> single integer to indicate either that a specific tag is present, or
> the absence of a tag.  That allocation is described in Section 10 of
> (editorial) Chasing the reference, I suggest that it is a "single
> integer *data structure*" in the implementation's internal
> representation; just reading this text alone left me confused as to how
> this was intended to be used.

We will make this "...implementers that want a single integer data structure to

> [I-D.bormann-cbor-notable-tags].  These tags are not intended to
> occur in actual CBOR data items; implementations may flag such an
> occurrence as an error.
> I could maybe see this as "MAY".

Good point. We will change "may flag to "MAY flag".

> Section 3.4.2
> Thank you for mentioning leap seconds!
> Note that platform types for date/time may include null or undefined
> values, which may also be desirable at an application protocol level.
> While emitting tag number 1 values with non-finite tag content values
> (e.g., with NaN for undefined date/time values or with Infinite for
> an expiry date that is not set) may seem an obvious way to handle
> this, using untagged null or undefined is often a better solution.
> Application protocol designers are encouraged to consider these cases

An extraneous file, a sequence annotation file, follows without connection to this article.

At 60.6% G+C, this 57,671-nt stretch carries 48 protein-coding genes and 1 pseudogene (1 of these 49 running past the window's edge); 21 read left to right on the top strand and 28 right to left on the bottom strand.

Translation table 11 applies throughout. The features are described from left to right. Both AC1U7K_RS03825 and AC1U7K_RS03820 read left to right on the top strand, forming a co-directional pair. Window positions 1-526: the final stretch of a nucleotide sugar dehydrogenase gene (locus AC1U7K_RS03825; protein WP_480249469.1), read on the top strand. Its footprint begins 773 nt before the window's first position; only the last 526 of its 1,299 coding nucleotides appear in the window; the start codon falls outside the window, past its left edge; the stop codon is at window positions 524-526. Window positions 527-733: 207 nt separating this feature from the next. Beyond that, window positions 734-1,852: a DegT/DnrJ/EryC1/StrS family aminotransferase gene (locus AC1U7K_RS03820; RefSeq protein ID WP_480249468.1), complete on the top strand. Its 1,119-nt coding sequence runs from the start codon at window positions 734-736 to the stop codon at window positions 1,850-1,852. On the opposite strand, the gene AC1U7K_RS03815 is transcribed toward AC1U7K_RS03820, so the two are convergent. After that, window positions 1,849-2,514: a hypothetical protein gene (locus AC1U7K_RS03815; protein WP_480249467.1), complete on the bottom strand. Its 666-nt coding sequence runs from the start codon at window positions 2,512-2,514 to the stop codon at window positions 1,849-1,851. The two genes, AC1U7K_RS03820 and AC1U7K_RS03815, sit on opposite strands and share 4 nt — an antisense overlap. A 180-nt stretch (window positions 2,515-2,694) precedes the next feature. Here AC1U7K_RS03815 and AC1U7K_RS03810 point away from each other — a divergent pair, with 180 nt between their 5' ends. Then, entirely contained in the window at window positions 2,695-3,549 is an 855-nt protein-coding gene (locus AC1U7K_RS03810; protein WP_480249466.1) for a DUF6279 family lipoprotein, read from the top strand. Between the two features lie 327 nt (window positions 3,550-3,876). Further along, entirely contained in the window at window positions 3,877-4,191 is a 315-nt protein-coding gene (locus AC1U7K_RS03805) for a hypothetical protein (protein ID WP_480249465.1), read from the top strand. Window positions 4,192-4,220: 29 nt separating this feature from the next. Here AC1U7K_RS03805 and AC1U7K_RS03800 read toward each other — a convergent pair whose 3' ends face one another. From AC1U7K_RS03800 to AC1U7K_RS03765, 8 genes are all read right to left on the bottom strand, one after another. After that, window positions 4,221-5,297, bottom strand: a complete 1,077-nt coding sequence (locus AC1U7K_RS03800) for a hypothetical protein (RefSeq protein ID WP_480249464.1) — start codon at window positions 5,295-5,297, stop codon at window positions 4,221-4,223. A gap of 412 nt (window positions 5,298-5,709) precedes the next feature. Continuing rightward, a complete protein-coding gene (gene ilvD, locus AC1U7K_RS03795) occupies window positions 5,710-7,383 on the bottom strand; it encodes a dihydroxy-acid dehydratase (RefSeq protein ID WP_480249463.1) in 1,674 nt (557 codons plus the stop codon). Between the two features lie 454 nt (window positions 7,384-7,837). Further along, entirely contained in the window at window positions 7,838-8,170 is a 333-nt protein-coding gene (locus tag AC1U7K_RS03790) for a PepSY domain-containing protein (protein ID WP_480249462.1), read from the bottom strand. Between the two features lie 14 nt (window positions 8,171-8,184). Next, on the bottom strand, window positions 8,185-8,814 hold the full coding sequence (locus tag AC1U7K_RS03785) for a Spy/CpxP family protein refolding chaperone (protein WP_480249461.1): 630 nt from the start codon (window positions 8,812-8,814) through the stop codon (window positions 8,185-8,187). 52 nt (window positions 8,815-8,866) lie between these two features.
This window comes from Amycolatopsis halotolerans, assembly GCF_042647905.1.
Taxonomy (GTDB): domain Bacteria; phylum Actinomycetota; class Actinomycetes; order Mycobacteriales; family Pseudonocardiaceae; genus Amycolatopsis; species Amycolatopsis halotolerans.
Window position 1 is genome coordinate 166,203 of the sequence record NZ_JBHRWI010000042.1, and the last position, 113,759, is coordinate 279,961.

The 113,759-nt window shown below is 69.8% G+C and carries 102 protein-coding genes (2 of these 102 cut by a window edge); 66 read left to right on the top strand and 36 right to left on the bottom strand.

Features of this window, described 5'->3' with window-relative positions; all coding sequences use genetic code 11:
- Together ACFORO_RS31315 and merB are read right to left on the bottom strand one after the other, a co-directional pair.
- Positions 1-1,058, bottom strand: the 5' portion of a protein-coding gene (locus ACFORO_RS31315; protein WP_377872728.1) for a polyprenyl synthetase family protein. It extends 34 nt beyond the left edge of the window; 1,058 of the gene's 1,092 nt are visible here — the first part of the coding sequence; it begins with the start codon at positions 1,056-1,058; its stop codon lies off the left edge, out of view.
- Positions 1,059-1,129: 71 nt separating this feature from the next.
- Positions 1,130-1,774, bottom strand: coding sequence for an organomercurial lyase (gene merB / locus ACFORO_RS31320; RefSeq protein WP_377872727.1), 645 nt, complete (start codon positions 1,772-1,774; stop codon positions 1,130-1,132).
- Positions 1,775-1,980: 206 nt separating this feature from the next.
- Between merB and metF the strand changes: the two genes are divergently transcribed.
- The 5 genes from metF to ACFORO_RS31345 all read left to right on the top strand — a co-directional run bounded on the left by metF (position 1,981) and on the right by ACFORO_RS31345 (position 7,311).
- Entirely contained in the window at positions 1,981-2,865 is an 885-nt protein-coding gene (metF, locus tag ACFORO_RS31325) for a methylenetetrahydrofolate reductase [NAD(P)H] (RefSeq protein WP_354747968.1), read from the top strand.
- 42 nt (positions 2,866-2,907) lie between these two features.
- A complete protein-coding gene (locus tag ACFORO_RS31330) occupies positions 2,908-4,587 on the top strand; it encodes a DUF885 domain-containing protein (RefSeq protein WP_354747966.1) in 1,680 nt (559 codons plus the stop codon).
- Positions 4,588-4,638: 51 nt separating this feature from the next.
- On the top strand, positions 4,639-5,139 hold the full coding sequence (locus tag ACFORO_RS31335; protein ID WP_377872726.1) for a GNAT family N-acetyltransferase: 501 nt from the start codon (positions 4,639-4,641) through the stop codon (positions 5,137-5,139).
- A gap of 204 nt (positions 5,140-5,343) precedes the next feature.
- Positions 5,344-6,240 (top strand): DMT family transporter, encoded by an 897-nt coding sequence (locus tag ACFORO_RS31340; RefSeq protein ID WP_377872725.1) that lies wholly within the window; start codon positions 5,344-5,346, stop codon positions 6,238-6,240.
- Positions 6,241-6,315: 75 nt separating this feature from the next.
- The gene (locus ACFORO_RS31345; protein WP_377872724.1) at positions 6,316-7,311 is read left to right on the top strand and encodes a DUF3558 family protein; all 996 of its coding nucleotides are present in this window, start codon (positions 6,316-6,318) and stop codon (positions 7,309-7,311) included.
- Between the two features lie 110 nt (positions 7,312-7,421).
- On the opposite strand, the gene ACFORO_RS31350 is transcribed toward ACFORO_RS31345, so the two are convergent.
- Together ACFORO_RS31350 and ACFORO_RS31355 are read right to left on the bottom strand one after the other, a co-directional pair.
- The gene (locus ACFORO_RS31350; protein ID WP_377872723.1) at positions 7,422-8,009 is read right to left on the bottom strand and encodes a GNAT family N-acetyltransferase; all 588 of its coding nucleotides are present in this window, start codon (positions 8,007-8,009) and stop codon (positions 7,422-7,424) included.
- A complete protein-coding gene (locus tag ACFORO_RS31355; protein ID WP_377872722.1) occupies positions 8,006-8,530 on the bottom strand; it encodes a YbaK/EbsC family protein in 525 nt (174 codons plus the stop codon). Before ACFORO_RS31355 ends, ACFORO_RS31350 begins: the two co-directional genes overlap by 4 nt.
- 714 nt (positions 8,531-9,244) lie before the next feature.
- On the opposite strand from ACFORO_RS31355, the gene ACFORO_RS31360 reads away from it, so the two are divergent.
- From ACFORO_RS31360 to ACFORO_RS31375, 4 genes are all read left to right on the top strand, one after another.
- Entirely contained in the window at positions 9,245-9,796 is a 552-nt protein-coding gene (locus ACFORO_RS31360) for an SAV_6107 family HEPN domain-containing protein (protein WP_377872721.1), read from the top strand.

> and include clear guidelines for handling them.
> It's rather unfortunate that the text here doesn't provide any
> justification for the claim of "better solution" (or reference to such
> justification).

We will change:
   using untagged null or undefined is often a better solution.
   using untagged null or undefined avoids the use of non-finites and results
   in a shorter encoding.

> Section 3.4.3
> occurs in a bignum when using preferred serialization).  Note that
> this means the non-preferred choice of a bignum representation
> instead of a basic integer for encoding a number is not intended to
> have application semantics (just as the choice of a longer basic
> integer representation than needed, such as 0x1800 for 0x00 does
> not).
> It may be "not intended to", but it does, if you're using a decoder in
> the generic data model.  We should be sure to cover the security
> considerations of this disparity (and the corresponding need for an
> application using CBOR to specify the data model it uses).

We will add text to the Security Considerations section about this disparity.

> Section
> Note that tag numbers 33 and 34 differ from 21 and 22 in that the
> data is transported in base-encoded form for the former and in raw
> byte string form for the latter.
> Do we want to mention tag 23 as well (as being the raw byte string)?

Tag 23 does not have a direct equivalent in the way that tags 33 and 34 have in